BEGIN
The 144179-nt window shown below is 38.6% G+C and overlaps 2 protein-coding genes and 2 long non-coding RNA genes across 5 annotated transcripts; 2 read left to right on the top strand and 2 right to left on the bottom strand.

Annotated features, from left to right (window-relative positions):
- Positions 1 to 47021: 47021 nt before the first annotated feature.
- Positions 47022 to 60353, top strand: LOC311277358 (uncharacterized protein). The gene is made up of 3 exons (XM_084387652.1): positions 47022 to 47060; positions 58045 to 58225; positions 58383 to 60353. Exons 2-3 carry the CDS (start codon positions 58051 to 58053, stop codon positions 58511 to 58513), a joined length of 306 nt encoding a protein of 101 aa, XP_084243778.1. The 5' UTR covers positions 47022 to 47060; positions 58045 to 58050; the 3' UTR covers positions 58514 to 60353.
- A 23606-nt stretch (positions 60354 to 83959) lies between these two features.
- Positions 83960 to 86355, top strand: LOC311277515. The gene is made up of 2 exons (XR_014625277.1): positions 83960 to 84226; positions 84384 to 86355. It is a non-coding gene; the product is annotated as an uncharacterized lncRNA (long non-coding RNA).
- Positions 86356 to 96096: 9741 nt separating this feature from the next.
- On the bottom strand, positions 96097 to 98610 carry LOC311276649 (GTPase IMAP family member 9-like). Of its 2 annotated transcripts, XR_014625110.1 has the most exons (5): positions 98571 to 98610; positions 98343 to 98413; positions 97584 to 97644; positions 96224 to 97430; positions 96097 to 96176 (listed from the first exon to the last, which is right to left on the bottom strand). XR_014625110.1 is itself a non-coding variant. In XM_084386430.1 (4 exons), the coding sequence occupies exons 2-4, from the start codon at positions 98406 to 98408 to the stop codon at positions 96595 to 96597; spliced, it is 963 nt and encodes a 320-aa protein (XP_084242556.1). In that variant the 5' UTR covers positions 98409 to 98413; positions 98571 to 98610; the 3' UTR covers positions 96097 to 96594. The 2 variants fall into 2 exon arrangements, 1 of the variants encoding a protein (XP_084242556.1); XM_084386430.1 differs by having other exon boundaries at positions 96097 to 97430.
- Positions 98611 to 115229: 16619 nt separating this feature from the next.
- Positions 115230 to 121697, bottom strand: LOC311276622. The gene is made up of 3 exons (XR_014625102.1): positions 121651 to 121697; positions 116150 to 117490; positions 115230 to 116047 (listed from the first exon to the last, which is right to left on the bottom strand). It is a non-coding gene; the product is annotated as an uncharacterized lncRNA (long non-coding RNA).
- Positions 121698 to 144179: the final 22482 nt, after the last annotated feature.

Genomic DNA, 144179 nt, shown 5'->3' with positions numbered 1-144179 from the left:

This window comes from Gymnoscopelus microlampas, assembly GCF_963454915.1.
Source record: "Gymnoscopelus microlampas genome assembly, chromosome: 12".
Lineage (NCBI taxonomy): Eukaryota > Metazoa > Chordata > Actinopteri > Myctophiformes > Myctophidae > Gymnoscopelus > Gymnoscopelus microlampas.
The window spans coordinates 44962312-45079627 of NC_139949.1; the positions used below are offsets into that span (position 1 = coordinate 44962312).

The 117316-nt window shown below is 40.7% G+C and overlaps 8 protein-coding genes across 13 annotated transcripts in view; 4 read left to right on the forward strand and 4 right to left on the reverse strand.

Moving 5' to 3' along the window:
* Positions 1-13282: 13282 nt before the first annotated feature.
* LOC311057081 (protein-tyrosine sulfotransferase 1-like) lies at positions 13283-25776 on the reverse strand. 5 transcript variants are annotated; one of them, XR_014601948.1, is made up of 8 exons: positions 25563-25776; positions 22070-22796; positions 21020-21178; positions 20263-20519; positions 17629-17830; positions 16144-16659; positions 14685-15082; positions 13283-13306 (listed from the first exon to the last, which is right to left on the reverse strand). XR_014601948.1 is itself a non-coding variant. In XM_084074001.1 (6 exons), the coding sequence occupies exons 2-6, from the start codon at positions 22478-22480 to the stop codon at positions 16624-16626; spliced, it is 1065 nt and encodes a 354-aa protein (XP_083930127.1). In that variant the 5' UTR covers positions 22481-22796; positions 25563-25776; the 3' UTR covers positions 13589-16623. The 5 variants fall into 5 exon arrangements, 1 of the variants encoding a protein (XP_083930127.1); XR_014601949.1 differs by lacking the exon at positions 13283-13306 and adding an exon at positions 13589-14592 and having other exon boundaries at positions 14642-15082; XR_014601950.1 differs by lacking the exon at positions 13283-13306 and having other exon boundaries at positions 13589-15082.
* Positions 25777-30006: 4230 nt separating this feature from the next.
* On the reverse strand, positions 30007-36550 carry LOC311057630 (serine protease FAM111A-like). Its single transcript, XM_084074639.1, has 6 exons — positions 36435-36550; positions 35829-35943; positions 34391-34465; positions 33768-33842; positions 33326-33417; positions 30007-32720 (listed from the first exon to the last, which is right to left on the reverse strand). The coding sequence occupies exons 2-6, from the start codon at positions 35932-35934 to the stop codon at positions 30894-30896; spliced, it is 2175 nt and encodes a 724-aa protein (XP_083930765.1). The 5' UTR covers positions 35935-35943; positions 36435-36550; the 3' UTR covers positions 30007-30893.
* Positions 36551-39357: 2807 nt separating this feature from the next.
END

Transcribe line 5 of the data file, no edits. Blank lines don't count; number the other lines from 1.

- A 23606-nt stretch (positions 60354 to 83959) lies between these two features.